By Brianna McAdoo
As the 2020 race for Presidency of the United States unfolds, climate change is amongst one of the most pressing issues that the candidates are being asked to share their plan of action for. Americans across the United States are collectively acknowledging the climate crisis that has been unfolding over the years, 53 percent of Americans identify global warming as an “urgent problem that requires immediate government action,” according to a 2018 survey conducted by Langer Research Associates.
While the collective consciousness in America and throughout the world is building around the climate crisis, there is an urgent need to recognize that people of color in America are disproportionately left the most vulnerable to the effects of global warming and climate change.
The Union of Concerned Scientists (UCS) have released a new study that highlights the disproportionately detrimental implications of air pollution on Asian American, Latino and African Americans in the District of Columbia. The UCS Air Quality Report looks at the alarmingly high exposure of PM2.5, a dangerous air pollutant.
PM2.5 is an air pollutant that is about 2.5 microns or less. The pollutant can be emitted into the air through the burning of both diesel and gasoline fuel. Due to its size, PM2.5 can spread rapidly and easily into one’s bloodstreams and can cause short term effects including irritation, sneezing, coughing and trouble breathing. The air pollutant is also known to put people in jeopardy of long term health effects including respiratory and cardiovascular issues, some of which have resulted in hospitalization and deaths. Children, the elderly and people with a history of respiratory and heart problems are at higher risk if exposed to PM2.5.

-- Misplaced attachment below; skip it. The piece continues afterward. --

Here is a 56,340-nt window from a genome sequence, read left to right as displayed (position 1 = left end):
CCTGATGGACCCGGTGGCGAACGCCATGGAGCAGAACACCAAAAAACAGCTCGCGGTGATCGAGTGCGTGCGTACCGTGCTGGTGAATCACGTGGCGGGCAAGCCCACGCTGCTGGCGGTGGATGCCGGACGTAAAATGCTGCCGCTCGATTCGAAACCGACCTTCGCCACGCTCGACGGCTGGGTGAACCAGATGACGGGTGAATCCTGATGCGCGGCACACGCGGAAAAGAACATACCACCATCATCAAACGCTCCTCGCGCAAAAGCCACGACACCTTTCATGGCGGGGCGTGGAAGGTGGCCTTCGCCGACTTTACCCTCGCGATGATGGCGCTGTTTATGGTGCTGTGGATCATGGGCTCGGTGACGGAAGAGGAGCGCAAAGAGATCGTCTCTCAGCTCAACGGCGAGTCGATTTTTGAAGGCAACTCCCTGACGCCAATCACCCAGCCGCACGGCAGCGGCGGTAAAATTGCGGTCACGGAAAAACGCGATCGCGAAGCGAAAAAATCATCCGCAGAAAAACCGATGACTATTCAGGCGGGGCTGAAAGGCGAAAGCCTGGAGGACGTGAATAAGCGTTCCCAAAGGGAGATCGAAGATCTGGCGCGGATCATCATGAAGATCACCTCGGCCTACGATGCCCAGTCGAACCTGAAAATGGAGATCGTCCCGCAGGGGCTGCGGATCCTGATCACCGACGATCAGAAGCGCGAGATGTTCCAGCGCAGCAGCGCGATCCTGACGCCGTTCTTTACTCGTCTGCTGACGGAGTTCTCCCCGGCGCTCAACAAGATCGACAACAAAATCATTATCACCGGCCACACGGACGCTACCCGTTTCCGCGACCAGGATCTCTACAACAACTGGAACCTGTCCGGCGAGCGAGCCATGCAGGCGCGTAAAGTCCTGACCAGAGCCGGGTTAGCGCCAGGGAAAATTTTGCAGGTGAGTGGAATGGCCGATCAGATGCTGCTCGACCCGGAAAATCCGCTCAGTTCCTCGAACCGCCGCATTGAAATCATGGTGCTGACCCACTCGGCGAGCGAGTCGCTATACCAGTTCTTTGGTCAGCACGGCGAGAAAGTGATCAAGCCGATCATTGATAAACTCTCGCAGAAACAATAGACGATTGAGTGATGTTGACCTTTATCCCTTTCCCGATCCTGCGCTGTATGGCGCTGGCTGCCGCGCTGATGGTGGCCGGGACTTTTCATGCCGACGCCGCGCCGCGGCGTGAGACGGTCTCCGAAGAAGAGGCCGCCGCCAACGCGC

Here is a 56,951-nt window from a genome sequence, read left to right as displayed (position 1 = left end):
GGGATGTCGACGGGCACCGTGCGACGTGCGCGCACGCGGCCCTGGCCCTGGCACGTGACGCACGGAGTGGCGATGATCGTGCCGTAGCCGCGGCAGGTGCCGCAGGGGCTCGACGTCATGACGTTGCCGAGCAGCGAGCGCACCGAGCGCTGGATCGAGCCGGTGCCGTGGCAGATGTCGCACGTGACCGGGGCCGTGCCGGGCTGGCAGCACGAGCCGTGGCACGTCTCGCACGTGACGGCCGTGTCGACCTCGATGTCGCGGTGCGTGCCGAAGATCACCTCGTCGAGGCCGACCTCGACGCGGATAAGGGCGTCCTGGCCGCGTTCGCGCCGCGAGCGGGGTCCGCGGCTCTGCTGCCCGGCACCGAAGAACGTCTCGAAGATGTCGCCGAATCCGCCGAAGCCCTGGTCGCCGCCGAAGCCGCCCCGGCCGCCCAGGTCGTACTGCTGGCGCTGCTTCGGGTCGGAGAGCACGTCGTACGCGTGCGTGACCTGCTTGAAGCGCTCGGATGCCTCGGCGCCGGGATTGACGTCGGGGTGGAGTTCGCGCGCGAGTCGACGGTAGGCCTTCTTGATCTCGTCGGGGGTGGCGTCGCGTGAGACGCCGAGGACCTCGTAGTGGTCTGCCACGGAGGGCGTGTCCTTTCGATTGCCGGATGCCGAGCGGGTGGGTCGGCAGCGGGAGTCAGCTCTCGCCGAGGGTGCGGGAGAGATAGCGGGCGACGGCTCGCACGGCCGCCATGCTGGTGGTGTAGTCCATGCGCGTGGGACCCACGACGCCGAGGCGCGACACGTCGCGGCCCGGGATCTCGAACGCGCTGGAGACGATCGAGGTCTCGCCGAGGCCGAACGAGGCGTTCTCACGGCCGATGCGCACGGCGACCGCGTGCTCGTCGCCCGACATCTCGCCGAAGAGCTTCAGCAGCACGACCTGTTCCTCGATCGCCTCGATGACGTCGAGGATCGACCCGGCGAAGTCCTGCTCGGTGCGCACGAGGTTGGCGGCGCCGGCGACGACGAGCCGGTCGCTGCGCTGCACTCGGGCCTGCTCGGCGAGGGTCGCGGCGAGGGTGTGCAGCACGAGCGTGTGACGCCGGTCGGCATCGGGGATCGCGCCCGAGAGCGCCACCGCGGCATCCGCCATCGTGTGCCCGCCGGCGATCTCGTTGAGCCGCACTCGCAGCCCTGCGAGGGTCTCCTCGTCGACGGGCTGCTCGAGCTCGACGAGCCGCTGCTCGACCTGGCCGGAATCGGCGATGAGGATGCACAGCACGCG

The report will provide more detail about the exposure levels of PM2.5 in these communities of color in Washington D.C. in addition to more details about the source of exposure, a way forward for a more environmentally friendly transportation system and the District’s involvement in the Transportation & Climate Initiative.
For more information about the Union of Concerned Scientists, you can visit www.ucsusa.org.
This article originally appeared in The Afro.